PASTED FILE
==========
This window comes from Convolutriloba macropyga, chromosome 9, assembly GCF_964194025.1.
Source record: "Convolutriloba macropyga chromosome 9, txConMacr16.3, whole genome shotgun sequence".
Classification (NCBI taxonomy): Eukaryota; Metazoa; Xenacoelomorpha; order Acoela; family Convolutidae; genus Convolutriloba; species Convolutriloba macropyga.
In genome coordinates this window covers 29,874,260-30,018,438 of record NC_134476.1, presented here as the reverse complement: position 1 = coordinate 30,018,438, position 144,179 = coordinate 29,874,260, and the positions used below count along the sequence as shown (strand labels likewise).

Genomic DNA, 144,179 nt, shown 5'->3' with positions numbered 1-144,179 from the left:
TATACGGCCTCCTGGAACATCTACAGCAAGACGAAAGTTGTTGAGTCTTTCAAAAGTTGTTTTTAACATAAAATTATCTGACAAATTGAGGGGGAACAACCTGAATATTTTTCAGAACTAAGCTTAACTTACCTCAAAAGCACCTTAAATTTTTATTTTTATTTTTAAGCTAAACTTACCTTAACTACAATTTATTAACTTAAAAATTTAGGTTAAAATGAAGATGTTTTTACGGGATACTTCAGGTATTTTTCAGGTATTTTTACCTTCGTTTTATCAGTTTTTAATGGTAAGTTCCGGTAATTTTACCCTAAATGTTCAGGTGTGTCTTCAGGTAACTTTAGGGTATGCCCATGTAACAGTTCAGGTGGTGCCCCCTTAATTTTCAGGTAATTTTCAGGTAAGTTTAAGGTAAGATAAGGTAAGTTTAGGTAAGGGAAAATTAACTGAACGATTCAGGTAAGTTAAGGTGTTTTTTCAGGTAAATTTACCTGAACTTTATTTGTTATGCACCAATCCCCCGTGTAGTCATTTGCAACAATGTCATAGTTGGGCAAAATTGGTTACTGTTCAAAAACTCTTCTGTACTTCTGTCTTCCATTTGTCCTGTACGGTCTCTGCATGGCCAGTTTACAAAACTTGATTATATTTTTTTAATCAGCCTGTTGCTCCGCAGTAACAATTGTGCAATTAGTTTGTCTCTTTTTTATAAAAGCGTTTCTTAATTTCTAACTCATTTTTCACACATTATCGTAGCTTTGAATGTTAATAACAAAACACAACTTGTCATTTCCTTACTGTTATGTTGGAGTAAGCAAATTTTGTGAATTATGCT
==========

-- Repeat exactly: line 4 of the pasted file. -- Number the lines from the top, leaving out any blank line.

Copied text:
In genome coordinates this window covers 29,874,260-30,018,438 of record NC_134476.1, presented here as the reverse complement: position 1 = coordinate 30,018,438, position 144,179 = coordinate 29,874,260, and the positions used below count along the sequence as shown (strand labels likewise).